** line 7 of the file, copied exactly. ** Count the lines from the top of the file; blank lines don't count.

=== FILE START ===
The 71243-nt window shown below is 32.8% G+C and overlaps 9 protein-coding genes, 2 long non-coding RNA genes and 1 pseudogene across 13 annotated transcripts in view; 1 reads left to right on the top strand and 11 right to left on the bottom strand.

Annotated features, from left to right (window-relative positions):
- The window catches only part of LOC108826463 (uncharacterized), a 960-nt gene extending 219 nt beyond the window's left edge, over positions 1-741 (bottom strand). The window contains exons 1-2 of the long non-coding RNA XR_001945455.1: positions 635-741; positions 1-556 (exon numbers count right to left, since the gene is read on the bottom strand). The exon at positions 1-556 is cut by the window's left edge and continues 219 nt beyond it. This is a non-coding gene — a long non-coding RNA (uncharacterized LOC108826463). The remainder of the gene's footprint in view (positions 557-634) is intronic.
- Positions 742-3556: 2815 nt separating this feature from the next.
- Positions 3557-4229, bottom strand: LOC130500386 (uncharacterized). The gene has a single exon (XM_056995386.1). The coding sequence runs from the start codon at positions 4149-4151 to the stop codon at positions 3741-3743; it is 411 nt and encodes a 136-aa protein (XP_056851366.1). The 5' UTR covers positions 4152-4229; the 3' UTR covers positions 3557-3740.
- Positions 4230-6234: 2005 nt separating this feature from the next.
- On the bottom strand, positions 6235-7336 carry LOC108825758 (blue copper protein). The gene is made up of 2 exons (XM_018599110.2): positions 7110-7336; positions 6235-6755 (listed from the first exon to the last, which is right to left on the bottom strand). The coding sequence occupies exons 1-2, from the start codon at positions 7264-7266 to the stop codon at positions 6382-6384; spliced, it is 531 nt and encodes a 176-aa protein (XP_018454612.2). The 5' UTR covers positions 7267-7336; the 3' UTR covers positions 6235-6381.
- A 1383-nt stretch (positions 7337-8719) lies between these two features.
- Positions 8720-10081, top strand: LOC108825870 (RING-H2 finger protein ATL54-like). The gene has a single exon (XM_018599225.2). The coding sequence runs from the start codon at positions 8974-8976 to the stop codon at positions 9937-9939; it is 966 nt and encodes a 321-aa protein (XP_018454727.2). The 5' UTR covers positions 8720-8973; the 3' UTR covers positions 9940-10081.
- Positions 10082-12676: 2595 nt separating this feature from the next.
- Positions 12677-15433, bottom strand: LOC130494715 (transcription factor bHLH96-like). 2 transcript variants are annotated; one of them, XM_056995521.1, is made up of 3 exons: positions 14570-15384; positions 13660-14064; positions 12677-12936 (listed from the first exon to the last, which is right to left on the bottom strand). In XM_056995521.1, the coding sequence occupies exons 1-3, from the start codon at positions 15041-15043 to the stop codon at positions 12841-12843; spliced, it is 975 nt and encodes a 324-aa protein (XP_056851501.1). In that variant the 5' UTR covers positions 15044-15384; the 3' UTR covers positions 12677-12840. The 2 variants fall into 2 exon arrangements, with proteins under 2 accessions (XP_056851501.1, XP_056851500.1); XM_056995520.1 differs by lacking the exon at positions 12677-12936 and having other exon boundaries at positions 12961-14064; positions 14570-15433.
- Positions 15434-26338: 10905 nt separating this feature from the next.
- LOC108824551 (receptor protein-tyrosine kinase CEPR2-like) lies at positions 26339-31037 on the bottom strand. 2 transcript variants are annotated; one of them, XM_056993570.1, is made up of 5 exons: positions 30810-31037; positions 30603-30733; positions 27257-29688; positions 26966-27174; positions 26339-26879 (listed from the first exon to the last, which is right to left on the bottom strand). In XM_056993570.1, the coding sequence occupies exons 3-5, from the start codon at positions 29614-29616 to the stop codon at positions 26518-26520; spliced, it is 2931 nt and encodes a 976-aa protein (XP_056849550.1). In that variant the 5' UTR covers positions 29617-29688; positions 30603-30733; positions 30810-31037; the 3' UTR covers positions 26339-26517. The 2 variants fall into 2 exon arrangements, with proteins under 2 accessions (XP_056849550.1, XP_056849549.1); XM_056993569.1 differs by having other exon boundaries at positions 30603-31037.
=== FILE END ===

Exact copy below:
- On the bottom strand, positions 6235-7336 carry LOC108825758 (blue copper protein). The gene is made up of 2 exons (XM_018599110.2): positions 7110-7336; positions 6235-6755 (listed from the first exon to the last, which is right to left on the bottom strand). The coding sequence occupies exons 1-2, from the start codon at positions 7264-7266 to the stop codon at positions 6382-6384; spliced, it is 531 nt and encodes a 176-aa protein (XP_018454612.2). The 5' UTR covers positions 7267-7336; the 3' UTR covers positions 6235-6381.